Downtown project cuts considered

Splitting up and scaling back – those are the options that city officials are considering as a way of keeping the downtown enhancement project.

At the conclusion of a two-hour meeting on Monday, the Vandalia City Councils streets/sewers and water/disposal committees agreed to recommend to the full council that the streetscape work and infrastructure improvements be bid separately, and to reduce the scale of that work.

And while it wasnt in the form of a recommendation, those city officials seemed to favor cutting the five-block streetscape project to four and possibly even three blocks.

The idea of separating the two types of downtown improvements and cutting back on the size of the streetscape project came after committee members heard from representatives of HMG Engineers of Carlyle, the citys consulting engineers.

Also participating in Monday nights meeting were Mayor Rick Gottman, City Administrator Jimmy Morani, Vandalia Main Street Program Manager Dana Whiteman and several representatives of the citys Downtown Advisory Committee.

City officials are having to consider options such as cutting back the scale of the improvements after bids for the streetscape and infrastructure project came in more than 50 percent above the engineers estimate of $4.2 million.

Aldermen quickly jumped on engineer Lorne Jacksons recommendation to bid out the water and sewer improvements separately.

Jackson said the city would likely get lower bids for that work if bid separately because it would among other things remove from that facet of the project oversight by the Illinois Department of Transportation.

Later in the meeting, again at Jacksons recommendation, city officials agreed to give serious consideration to cutting back on the infrastructure improvements made at this time.

The current plan calls for water, sanitary sewer and storm sewer improvements on Gallatin Street from Third Street to Eighth Street, as well as on the one-block sections north and south of Gallatin.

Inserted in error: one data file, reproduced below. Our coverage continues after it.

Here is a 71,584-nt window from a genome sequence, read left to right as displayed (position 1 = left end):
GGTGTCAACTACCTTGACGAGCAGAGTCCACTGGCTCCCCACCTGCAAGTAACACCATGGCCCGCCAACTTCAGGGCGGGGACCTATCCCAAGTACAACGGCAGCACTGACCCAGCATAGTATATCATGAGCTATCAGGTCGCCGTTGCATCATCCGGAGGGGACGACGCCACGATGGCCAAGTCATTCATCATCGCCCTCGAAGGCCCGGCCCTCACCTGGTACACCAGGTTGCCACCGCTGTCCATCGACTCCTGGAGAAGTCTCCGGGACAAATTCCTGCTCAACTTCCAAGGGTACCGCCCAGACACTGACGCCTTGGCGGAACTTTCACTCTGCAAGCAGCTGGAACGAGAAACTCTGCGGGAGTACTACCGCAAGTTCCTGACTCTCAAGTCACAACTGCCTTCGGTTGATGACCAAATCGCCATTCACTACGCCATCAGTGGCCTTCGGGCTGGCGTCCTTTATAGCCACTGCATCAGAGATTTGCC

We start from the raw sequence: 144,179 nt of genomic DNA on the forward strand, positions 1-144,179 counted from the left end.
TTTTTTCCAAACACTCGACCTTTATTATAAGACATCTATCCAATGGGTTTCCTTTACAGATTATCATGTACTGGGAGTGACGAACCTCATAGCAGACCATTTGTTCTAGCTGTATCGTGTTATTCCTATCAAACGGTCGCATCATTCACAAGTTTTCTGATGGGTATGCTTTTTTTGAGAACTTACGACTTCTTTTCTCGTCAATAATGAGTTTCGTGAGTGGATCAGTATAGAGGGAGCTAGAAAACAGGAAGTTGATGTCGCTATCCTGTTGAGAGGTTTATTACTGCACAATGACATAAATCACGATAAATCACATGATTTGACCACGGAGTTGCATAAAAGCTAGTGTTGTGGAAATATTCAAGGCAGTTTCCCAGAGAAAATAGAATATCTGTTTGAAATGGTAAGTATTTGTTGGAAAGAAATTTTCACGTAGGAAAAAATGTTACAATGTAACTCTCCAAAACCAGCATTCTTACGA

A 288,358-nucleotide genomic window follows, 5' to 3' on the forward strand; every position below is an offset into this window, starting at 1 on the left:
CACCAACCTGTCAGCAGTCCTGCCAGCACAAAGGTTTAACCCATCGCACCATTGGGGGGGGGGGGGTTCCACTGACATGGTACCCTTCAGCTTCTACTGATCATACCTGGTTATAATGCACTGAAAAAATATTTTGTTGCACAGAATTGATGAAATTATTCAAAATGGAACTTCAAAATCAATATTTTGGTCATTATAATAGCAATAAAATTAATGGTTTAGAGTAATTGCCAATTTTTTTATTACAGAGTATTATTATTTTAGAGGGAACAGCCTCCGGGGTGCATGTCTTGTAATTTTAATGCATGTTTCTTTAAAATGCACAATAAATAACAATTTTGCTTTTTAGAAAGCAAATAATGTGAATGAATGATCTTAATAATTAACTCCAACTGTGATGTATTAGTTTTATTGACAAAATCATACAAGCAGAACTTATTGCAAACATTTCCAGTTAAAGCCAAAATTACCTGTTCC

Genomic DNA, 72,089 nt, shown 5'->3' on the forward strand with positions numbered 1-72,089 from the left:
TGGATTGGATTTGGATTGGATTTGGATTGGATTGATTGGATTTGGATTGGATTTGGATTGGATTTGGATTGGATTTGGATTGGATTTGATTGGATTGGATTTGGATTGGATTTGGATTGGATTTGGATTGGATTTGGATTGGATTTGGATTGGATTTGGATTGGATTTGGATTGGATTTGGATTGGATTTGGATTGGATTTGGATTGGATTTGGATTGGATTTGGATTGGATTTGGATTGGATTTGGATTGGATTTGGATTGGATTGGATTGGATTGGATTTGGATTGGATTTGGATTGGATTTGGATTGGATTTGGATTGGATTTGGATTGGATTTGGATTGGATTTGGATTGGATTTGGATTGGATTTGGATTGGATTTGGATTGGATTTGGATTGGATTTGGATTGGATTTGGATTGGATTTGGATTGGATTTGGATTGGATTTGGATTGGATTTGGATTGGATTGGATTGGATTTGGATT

Jackson said the city could reduce its costs by as much as $400,000 by making the improvements along Gallatin only.

You could do the alleys and side streets later, Jackson said.

Or you could put that (alleys and side streets) in as an alternate bid, added Scott Rakers of HMG. That idea seemed to be well received by city officials.

Jackson also said the city can cut back on the project cost substantially by reducing the number of blocks included in the streetscape facet of the project.

Cutting out the block of Gallatin between Seventh and Eighth streets, Jackson said, would likely shave up to $400,000 off the total cost.

That would be an easy cut to make, he said, because the improvements planned for that block are less than those in the four other blocks.

And while he needs to do more figuring, Jackson said he believes that taking out the block between Sixth and Seventh streets could cut the project cost by up to $1 million.

The streetscape improvements include new sidewalks with brick edging and insets, period street lighting, new trash cans and benches, flowering dogwood trees and the relocation of utility lines underground.

HMG has recommended concrete sidewalks with brick-colored stenciling instead of using brick pavers, saving about $140,000, and not putting in the trash cans and benches at this time, which would save another $60,000.

Alderman Chad Feldpouch was among those noting that such cutbacks are small when considering the overall cost of the project and how much the city needs to cut to make the project fit within its budget.

Feldpouch said hes concerned about the city dedicating too much money to the downtown work, at the risk of hurting other proposed infrastructure improvements in other areas of town.

While he wants to see improvements made to the downtown, Feldpouch said, I dont feel comfortable putting all of our eggs in one basket.

Public Works Director John Moyer expressed a similar concern. We have a number of projects that are on hold because of the money tied to this project.

Feldpouch said that the TEA-21 grants received by the city about nine years ago dont reflect construction cost increases, such as the rising price of petroleum, and asked if the city could ask the state for more funds.

Rakers said another round of federal funds for such work is slated for next year, and that the city could at that point seek additional funds to finish the project to its original scale.

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